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Welcome to the first entry in the ColdFusion Newbie Contest! Before I get started on these reviews, let me lay down the ground rules here. The whole point of this contest is for us to learn. I'm a huge believer in looking at, and talking about, other people's code. I've learned a lot of what I know today from others so I think this contest can really serve as a platform to share and learn. Even those these entries are from newbies, I highly encourage those of you who are more experienced to take a look. You never know when you may learn something. With that being said, I'm going to point out what I like and what I don't like about these applications. I am not a ColdFusion God. You should not take my opinion here for the absolute final word. These are my opinions, nothing more. I encourage others to also chime in with their opinions as well. The number one rule though is to be polite. We were all beginners at once point and time. So feel free to point out mistakes I didn't find - but be nice!
Enough namby-pamby crap. Let's go! Our first entry is Goth Boy by John Ramon. You can download his code below and you can see it running here. I feel like I should warn folks that this entry is probably a bit PG-13. We are all adults here, but this entry does have a few things that may offend folks. (Or maybe I'm just getting too sensitive in my old age.) Play with it a bit and then read what I have to say. It's ok, I'll wait.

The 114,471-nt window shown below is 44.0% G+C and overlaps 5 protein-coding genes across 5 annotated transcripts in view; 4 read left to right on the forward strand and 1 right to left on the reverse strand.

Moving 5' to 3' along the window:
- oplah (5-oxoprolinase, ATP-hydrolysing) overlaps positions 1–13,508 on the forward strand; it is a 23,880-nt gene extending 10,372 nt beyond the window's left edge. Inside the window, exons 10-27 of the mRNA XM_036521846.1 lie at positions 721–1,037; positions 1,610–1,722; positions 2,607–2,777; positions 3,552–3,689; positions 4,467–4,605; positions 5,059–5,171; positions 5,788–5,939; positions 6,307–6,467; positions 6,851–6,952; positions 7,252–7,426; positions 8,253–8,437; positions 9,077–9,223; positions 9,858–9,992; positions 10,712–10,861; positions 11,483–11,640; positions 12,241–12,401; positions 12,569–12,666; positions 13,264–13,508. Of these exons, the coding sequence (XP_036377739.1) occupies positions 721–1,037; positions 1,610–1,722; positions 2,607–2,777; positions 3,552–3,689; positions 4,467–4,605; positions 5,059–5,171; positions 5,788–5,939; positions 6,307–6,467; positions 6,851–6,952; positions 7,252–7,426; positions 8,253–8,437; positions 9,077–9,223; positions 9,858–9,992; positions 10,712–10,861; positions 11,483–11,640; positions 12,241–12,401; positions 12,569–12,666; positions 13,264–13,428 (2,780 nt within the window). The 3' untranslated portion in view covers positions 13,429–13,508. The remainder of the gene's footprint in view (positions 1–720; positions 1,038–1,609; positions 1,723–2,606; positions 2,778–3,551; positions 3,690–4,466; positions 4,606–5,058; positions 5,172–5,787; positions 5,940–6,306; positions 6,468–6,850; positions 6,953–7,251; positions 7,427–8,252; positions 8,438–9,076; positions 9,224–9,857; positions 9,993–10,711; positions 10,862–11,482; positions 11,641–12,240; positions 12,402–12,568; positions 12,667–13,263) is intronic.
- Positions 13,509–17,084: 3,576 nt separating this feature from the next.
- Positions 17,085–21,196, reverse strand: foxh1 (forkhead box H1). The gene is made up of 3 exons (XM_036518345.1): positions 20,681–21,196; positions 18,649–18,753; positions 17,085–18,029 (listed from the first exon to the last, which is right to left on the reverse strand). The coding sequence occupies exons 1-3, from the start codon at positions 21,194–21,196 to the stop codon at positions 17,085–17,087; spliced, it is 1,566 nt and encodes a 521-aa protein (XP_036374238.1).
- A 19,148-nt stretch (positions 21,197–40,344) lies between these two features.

First and foremost - the design of this is amazing. I'm not going to pick a winner based on design since, well, my design skills stink, but I really love the look and feel of this. He did a great job I think and I'm sure most of my readers will agree. The gameplay is pretty cool too. Instead of making Goth Boy happy (or sad as I would have guessed), your goal is to keep him from being too happy or sad. I guess Goth Boy believes in moderation. Now let's jump into the code.